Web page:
It is to be appreciated that embodiments of the present invention provide transceiver systems that can operate at high speed (e.g., 40/50/100/400 Gb/s). In certain implementations, transceivers are configured to use non-return to zero (“NRZ”) and/or pulse amplitude modulation (“PAM”) modulation techniques. For example, PAM4 modulation is used for data communication over optical communication networks. FIG. 1 is a simplified diagram illustrating a transceiver system according to an embodiment of the present invention. This diagram is merely an example, which should not unduly limit the scope of the claims. One of ordinary skill in the art would recognize many variations, alternatives, and modifications. Among other things, transceiver 100 is configured to provide various types of networking applications. As shown in FIG. 1, transceiver 100 is configured to receive data at a high rate (e.g., 10-20 Gb/s). Data transmitted from transceiver 100 can be in various formats, such as NRZ, PAM4, and/or other formats. Transceiver 100 includes phase-lock loop (“PLL”) devices for clock recovery. In certain embodiments, transceiver 100 is implemented without a reference clock and uses clock signal recovered by the PLL from incoming data. The recovered clock from the host interface is filtered through the line receive pll path prior to retransmit. While eliminating a reference, this also allows for independent control of jitter tolerance on the host and jitter transfer through the line. In certain embodiments, incoming data are processed before transmitted. For example, data processing may include data buffering, aligning incoming data from multiple communication lanes, forward error correction (“FEC”), and/or others. For example, data is first received by an analog front end (AFE), which prepares the incoming for digital processing. The digital portion (e.g., DSPs) of the transceivers provides various functions in the digital domain, such as skew management, equalization, reflection cancellation, and/or other functions. It is to be appreciated that filtering the recovered clock through the PLL path can provide many benefits, as it allows the system to independently filter the recovered clock multiple times (e.g., through RX PLL and/or TX PLL), and to eliminate the reference clock buffer, thereby saving both power and cost.

The incoming data is characterized by a data frequency, which can be determined by sweeping a predetermined frequency range. For example, the transceiver is configured to acquire sampling frequency by sweeping through a predetermined frequency range, performing data sampling at different frequencies within the predetermined frequency range, and determining a target frequency for sampling data based on a maximum early peak frequency and a maximum late peak frequency. There are other embodiments as well.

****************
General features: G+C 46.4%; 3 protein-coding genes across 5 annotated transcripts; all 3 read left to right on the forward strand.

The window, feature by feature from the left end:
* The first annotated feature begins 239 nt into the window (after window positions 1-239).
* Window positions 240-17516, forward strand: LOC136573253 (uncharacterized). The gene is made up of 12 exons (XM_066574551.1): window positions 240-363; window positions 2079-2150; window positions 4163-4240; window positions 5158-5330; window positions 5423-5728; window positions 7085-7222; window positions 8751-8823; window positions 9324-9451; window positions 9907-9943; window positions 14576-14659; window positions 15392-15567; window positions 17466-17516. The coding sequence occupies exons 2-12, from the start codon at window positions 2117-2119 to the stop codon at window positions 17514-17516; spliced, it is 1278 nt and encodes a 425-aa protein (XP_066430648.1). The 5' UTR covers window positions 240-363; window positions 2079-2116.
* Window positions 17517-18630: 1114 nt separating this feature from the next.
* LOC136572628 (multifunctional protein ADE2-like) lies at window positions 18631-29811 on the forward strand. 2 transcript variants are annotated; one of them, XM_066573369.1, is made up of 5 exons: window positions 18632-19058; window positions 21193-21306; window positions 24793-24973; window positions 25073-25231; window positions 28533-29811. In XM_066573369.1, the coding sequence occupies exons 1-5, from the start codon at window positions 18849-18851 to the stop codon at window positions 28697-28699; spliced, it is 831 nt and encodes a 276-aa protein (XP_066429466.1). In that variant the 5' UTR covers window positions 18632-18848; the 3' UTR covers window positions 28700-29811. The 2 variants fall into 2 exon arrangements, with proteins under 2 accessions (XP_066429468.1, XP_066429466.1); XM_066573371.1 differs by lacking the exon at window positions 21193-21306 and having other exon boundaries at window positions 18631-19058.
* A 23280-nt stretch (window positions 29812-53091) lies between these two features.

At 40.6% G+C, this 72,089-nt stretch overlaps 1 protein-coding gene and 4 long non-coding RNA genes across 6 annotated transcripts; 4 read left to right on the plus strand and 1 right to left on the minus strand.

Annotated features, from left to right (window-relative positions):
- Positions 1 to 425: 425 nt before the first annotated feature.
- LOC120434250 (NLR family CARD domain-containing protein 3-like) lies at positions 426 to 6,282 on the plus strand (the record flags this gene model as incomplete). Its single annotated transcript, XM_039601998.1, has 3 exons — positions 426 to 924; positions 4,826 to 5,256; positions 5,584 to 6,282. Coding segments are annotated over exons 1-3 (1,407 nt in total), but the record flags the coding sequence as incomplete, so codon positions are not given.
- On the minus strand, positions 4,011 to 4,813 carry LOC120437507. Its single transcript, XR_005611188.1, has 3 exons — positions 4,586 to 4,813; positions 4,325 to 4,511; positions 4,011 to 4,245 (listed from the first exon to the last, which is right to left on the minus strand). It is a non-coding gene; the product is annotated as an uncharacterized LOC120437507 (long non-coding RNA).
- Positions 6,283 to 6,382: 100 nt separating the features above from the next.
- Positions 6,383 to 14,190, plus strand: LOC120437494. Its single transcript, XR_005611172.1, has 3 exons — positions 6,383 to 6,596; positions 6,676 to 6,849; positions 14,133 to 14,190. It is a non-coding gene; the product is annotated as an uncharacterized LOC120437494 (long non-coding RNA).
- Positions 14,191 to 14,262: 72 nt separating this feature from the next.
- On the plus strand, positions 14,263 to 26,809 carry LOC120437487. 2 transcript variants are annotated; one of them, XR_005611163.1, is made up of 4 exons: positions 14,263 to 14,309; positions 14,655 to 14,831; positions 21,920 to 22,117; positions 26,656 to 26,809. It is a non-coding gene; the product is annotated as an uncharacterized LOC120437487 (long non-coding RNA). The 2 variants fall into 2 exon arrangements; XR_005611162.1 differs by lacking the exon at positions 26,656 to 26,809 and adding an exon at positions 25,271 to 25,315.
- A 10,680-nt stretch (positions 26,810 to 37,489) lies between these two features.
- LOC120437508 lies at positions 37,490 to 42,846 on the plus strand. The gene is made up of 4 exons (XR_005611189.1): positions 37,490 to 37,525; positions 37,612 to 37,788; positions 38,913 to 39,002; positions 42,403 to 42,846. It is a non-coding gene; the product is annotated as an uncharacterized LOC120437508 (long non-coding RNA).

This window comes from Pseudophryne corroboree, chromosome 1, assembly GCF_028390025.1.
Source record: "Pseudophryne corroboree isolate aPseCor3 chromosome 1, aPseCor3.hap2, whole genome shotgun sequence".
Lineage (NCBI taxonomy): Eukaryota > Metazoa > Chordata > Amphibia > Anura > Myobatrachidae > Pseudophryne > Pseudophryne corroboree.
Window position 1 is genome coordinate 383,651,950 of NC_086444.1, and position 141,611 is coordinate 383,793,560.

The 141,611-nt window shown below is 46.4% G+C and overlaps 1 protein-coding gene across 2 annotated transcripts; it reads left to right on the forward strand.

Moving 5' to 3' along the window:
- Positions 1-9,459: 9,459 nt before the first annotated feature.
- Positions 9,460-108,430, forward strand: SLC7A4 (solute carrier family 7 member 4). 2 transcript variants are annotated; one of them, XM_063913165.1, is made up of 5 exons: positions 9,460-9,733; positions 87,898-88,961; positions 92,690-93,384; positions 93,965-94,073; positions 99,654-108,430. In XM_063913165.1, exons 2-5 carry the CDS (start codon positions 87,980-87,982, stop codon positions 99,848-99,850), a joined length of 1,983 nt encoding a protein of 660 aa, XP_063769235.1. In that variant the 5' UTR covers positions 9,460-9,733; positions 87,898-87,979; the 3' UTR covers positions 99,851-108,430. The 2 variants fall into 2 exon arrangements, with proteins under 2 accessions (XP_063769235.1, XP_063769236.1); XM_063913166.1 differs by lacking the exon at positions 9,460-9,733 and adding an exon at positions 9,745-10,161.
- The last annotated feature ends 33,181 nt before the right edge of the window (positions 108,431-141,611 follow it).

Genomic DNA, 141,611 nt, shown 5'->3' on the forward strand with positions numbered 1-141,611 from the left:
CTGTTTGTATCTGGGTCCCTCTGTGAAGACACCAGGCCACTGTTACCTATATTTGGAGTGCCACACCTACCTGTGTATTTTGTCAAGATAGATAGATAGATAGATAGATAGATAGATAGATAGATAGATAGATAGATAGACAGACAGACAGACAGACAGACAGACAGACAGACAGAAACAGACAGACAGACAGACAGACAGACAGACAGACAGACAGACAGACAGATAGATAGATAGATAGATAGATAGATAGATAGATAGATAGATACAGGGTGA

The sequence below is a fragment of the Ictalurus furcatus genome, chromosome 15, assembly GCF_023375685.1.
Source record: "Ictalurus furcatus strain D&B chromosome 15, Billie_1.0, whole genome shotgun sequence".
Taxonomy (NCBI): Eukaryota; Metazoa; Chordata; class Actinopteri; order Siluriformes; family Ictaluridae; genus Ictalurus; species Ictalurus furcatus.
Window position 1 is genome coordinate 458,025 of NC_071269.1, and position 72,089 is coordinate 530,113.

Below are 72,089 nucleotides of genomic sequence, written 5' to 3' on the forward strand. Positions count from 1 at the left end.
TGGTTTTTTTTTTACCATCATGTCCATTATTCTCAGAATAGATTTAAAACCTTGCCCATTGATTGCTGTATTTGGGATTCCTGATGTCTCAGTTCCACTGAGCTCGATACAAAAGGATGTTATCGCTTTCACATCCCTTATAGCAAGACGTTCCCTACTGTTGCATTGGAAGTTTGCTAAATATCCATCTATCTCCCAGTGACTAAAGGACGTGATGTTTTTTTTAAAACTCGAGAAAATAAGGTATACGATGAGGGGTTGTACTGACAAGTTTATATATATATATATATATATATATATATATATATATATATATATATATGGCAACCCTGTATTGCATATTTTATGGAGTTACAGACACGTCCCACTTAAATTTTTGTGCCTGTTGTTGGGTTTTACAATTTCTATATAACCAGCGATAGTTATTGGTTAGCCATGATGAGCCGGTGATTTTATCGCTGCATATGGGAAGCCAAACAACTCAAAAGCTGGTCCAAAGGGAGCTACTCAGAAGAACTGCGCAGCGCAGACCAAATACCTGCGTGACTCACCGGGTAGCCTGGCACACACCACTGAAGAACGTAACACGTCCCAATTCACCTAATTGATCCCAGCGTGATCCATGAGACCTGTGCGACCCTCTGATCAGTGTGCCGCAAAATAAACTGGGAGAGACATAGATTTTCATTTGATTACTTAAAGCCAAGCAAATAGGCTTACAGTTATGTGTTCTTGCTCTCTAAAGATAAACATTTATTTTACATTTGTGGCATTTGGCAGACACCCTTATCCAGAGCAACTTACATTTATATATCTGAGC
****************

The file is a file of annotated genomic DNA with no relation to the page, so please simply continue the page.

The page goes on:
In certain embodiments, the transceiver 100 is configured to detect loss of signal. For example, an incoming data stream is sampled and a recovered clock signal is generated from receiver accordingly. The recovered clock is then to transmitter for signal regeneration. An output clock signal of a higher frequency than the recovered clock signal is generated by a narrow-band transmission PLL. The frequency of the recovered clock signal is compared to a divided frequency of the output clock signal. If a difference between the recovered clock signal and the output clock signal is greater than a threshold error level, a loss of signal indication is provided. There are other embodiments as well.

FIG. 2A is a simplified diagram illustrating a transceiver system with multiple data lanes. This diagram is merely an example, which should not unduly limit the scope of the claims. One of ordinary skill in the art would recognize many variations, alternatives, and modifications. Transceiver 200 comprises EQ-VGA modules 201 and 202. For example, EQ-VGA module 201 integrates an equalizer (“EQ”) and a voltage gain amplifier (“VGA”). It is to be appreciated by using integrated EQ-VGA modules, power consumption and efficiency are improved. In addition, by reducing interconnect and wiring between the equalizer and the VGA, total-harmonic distortion (THD) at system power-on is reduced.

In certain embodiments, a continuous time linear equalization (CTLE) is used to process the incoming data stream and provide an offset correction as needed. For example, a CTLE module for receiving input data signal is set to an isolation mode, and one or more sense amplifiers perform data sampling asynchronously during the isolation mode. During the isolation mode, CLTE(s) that are not directly connected to the sense amplifiers are shut. Data sampled during the isolation mode are used to determine an offset value that is later used in normal operation of the SERDES system. There are other embodiments as well.